2
  46. Mimai says:

    @Stormy Dragon: @Gustopher: I think there’s also a hint of the sanctity in discussions about reclaiming “black bodies” which have been degraded throughout the course of American history. You see this a lot in the writings of Coates. To be sure, I don’t think it’s the primary theme, but I do think it’s there.

    In fact, it can be seen as a way of taking back (over?) the language that has been heretofore used as a cudgel against them. To wit, racist conservatives (please don’t @ me about that) have often framed discussions of race around notions that Black people are primal, carnal, and base. This is what it means to dehumanize.

    So by reclaiming the “black body” and imbuing it with nobility, sanctity, and reverence, liberals (and other antiracists) are engaging the sanctity dimension. Now whether you find this to be effective is a matter of opinion. But it sure seems to have gained some traction in the discourse.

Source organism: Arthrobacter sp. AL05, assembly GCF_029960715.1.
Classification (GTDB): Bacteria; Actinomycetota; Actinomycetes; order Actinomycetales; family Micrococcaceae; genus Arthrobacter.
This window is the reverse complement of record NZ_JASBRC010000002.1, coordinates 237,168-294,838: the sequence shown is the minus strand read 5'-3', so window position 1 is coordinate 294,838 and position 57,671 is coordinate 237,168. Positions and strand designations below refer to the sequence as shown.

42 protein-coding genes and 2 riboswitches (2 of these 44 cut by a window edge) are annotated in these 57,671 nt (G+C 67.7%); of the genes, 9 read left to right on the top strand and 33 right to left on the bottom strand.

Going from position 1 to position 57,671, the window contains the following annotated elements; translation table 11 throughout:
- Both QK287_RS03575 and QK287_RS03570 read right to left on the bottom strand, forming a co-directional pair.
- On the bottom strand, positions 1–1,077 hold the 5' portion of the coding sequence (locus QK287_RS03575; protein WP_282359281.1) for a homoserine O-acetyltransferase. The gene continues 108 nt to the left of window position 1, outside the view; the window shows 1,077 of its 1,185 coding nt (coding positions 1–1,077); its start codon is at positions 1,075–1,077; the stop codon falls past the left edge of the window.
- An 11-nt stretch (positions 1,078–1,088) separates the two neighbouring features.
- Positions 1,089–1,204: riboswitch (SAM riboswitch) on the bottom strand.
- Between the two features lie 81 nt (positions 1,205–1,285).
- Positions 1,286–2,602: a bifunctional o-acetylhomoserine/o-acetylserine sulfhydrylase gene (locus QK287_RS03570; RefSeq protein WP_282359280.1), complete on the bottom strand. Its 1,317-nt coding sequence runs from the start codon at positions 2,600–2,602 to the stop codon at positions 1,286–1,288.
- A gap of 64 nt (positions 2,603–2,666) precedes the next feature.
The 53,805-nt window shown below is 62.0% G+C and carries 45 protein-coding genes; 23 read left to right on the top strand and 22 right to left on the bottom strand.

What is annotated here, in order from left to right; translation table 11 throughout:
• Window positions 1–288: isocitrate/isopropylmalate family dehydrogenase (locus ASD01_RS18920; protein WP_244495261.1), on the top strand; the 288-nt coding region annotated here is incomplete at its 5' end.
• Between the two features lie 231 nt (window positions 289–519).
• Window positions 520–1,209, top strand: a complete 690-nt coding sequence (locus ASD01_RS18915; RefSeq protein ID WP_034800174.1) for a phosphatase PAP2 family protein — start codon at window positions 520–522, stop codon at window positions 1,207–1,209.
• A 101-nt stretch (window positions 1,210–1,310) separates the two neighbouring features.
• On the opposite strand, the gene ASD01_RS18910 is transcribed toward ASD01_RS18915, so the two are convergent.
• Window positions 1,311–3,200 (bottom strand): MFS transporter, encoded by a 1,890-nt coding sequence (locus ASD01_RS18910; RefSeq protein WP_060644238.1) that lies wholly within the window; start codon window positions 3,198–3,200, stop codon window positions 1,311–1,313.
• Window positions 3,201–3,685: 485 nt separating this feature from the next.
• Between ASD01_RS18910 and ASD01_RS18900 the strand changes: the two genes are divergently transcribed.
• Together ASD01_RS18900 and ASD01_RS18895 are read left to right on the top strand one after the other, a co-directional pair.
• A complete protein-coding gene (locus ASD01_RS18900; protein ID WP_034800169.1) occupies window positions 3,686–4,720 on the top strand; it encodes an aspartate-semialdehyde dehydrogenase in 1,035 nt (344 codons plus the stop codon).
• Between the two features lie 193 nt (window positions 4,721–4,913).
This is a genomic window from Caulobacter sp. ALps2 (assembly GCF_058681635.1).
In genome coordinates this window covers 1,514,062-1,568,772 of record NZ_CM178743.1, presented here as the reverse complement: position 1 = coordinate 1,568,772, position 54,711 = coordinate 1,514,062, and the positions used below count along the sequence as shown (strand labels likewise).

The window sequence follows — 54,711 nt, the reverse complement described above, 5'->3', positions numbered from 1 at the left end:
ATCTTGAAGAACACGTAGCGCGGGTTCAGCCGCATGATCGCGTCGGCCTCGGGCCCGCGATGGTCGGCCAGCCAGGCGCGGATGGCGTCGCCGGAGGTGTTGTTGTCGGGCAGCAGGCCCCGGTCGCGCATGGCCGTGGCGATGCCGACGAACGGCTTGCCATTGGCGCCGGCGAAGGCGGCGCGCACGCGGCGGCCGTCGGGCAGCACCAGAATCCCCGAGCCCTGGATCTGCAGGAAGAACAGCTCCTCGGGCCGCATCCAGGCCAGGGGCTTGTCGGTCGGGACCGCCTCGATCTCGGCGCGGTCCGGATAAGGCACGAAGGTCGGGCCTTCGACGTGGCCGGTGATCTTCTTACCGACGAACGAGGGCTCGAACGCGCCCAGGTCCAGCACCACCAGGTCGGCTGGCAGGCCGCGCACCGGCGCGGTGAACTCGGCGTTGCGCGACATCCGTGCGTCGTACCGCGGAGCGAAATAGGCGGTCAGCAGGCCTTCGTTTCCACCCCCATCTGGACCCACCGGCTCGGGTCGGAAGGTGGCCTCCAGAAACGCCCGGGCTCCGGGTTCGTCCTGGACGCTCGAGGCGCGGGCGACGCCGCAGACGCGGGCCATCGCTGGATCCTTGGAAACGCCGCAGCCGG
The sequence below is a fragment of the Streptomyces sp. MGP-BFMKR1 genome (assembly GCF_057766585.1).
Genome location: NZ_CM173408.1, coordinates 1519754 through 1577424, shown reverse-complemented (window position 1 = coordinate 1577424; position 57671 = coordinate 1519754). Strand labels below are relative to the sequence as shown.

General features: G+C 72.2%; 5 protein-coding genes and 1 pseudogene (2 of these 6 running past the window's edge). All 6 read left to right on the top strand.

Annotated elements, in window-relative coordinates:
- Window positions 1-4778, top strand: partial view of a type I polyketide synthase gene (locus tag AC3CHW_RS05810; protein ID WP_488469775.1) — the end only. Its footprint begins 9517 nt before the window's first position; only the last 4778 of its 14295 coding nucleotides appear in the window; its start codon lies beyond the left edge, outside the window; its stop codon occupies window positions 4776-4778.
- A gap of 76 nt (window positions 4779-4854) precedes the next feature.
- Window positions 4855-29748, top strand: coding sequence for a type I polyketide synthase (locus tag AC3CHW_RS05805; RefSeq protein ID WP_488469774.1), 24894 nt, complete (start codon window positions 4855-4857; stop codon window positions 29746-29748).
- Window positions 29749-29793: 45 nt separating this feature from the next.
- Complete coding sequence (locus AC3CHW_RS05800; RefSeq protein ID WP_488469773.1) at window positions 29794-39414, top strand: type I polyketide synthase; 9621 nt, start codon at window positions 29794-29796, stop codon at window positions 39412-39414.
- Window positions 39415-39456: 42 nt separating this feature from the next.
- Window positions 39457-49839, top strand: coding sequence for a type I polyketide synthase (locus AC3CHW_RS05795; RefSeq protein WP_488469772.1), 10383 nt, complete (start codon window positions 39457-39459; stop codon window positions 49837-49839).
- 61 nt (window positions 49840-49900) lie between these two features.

2
  47. Just nutha ignint cracker says:

    @MarkedMan:

    To paraphrase Hillary Clinton, if you want to change the world, f*ck winning hearts and minds. Change the laws. That’s what will make a difference in someone’s life.

    And yet, for the segment of the population for whom “if I don’t like you, you’re bad” is the guiding principle of life, “f*ck winning hearts and minds” get us, well… Donald Trump, for example.

    Balance in everything to the degree that you can achieve it.

    2
  48. Modulo Myself says: